World Kindness Day – Deliberate Acts of Kindness

IMGP8686Today is World Kindness Day. At Team Holy Brook, we believe every day should be kindness day, but the official day gives us all chance to focus more closely on what we can do to brighten someone else’s day.

You may already be familiar with the Random Acts of Kindness foundation. This is an international movement of people coming together with the aim of making the world a kinder place. A place where being kind is the norm.

I love this idea.

If you listen to the news or read a news site, there tends to be a focus on the all the horrible, negative things that are happening. But I believe strongly that there is also a lot of kindness in the world today. My favourite quote comes from a poem by the American poet, Ella Wheeler Wilcox:

“Love lights more fires than hate extinguishes”

By sharing stories and talking about all the good things that happen, we can create a virtuous circle of kindness. When we hear about others making a positive difference in the world, it inspires us to do the same. I asked around Team Holy Brook to find out what we have been up to recently:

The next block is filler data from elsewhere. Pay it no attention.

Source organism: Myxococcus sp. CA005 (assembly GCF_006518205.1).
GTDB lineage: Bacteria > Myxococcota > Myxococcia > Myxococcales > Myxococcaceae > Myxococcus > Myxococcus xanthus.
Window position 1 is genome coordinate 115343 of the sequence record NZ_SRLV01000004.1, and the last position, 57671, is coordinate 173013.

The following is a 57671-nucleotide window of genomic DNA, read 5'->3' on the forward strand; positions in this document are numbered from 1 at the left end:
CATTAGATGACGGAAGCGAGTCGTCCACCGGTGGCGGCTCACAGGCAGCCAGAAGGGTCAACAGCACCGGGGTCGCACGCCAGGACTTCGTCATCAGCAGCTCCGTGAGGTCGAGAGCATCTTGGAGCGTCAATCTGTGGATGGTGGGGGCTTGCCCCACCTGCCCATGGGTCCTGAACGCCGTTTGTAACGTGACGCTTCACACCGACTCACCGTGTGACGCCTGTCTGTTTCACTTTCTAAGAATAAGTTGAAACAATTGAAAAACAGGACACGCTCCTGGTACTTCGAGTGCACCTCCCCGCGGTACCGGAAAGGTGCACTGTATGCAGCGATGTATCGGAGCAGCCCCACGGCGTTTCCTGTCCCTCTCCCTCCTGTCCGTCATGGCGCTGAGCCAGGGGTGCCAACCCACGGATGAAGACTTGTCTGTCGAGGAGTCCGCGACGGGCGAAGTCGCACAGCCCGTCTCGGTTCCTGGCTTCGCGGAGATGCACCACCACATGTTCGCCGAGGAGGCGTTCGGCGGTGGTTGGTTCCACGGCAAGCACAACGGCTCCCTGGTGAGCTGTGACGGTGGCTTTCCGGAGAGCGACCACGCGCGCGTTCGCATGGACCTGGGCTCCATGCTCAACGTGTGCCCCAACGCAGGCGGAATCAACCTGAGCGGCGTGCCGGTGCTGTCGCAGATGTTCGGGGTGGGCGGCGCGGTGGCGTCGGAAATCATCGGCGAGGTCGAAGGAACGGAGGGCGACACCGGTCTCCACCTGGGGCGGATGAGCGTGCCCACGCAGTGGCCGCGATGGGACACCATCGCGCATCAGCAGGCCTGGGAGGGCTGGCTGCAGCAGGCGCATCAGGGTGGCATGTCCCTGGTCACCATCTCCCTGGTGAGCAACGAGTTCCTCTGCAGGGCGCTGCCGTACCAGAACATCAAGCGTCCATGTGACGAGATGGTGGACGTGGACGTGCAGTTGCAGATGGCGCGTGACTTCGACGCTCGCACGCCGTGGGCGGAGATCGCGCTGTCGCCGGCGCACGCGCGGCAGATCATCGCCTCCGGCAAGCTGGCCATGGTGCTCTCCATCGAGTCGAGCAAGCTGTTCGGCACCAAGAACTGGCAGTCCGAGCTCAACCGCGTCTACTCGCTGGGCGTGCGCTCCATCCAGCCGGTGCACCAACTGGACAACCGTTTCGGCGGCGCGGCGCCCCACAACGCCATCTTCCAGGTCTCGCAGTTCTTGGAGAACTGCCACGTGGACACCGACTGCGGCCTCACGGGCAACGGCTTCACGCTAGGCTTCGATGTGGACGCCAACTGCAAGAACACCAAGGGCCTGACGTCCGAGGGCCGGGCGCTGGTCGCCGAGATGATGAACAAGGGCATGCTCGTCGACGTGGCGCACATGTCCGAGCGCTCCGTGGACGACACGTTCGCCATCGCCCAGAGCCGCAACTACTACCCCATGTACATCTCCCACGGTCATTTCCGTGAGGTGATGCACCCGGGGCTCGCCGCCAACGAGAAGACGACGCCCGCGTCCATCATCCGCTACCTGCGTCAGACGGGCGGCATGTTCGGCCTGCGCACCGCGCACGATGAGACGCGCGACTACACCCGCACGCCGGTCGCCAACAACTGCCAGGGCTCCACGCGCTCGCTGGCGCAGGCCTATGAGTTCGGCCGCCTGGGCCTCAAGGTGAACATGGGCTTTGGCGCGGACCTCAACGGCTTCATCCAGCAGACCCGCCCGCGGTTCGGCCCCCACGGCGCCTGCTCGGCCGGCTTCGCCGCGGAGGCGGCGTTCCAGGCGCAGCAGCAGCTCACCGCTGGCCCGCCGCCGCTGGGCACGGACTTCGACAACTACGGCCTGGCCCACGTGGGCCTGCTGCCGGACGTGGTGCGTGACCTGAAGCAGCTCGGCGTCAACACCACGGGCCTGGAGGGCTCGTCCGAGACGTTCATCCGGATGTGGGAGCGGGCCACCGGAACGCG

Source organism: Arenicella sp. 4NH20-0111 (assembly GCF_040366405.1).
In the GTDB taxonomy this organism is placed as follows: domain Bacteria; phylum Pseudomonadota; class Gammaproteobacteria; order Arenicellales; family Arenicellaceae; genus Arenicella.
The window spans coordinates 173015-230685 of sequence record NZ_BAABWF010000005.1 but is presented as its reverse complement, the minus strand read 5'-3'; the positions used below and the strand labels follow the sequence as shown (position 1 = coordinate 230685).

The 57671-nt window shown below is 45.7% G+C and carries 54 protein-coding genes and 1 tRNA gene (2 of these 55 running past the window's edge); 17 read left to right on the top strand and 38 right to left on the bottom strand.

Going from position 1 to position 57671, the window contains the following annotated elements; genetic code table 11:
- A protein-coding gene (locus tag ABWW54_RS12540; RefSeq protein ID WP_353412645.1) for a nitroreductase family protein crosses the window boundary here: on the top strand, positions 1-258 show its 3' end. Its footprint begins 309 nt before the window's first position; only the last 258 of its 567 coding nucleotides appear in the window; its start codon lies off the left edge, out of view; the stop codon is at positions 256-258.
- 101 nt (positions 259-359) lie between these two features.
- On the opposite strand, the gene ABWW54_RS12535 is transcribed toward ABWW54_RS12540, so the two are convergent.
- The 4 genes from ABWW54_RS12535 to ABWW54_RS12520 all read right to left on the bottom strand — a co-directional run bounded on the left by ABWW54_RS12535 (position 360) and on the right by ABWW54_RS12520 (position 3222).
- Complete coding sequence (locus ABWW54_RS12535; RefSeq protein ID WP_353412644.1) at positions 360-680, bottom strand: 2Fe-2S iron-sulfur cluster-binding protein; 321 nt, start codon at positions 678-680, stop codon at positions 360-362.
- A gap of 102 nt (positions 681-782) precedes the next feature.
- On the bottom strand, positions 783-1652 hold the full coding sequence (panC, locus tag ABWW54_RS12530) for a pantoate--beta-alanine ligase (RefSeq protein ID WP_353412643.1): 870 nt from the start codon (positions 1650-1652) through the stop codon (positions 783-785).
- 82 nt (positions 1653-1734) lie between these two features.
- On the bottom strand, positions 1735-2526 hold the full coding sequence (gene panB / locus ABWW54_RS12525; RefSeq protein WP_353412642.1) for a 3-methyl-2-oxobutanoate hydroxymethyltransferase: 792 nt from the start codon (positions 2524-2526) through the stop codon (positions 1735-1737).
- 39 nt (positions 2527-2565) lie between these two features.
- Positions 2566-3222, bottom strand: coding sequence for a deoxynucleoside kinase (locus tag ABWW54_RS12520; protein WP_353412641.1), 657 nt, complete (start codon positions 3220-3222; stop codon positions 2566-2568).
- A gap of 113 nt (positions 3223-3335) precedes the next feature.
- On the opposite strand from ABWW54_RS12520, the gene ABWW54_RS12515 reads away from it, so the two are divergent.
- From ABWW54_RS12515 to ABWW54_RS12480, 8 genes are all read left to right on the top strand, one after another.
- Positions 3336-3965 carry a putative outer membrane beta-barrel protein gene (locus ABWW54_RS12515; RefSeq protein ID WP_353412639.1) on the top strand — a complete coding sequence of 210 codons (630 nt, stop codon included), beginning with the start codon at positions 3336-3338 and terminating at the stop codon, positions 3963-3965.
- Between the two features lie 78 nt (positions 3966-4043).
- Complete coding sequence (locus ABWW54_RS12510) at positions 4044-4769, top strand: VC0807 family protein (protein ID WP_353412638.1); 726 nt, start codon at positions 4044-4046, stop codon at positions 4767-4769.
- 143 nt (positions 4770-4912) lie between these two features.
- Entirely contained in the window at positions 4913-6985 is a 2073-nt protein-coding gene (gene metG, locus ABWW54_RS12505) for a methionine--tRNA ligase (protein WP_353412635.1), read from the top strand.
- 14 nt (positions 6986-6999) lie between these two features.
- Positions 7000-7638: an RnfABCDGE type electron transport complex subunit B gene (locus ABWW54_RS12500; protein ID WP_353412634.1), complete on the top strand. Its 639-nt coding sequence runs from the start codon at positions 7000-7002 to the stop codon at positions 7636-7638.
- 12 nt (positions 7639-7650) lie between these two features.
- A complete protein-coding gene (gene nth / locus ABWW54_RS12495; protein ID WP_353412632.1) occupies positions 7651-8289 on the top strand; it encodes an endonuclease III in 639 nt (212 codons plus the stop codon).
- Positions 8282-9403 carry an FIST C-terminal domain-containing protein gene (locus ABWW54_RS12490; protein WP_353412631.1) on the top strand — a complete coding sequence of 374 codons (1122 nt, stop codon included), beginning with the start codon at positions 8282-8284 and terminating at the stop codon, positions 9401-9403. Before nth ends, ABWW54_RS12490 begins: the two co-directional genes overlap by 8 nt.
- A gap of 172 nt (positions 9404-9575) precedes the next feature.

• I helped a teenage boy who had fallen off his bike in the street on the way to school. He was upset rather than badly hurt, but was sitting under the bike on the pavement. I lifted it off him and talked to him for a few minutes until he was calm enough to continue on his way.
  • I spent some time chatting to a young girl on Twitter who was having a hard time, she is a mental health student nurse and suffers herself. We messaged back and forth for an hour or so, with me encouraging her to have hope for the future and sharing my own experiences of being in her situation. By the end of our conversation, she said she felt better.

  • My children and I took a box of raspberries round to our Muslim neighbours as a way to say hello during one of their festivals. They shared chocolates and we had a good chat as their daughter is starting my children’s school soon – it was a lovely way to feel more connected to others on our street.

  • I saw a young woman crying outside the train station. When I asked if there was anything I could do to help, she told me she had left her wallet at home. I bought her train ticket for her so that she could get to work on time.

  • I helped a dog walker catch her dog who had slipped off his lead and thought it was a great game to keep running away.

My only objection to the Random Acts of Kindness Foundation is the word ‘random’. I think that what the world needs is more deliberate acts of kindness. If we go about our daily lives with an eye for opportunities to show kindness to everyone we come across – whether that’s a big thing or something smaller such as smiling at strangers in the street – we will multiply the chances we have and the difference we make.


What acts of kindness have you been involved in recently?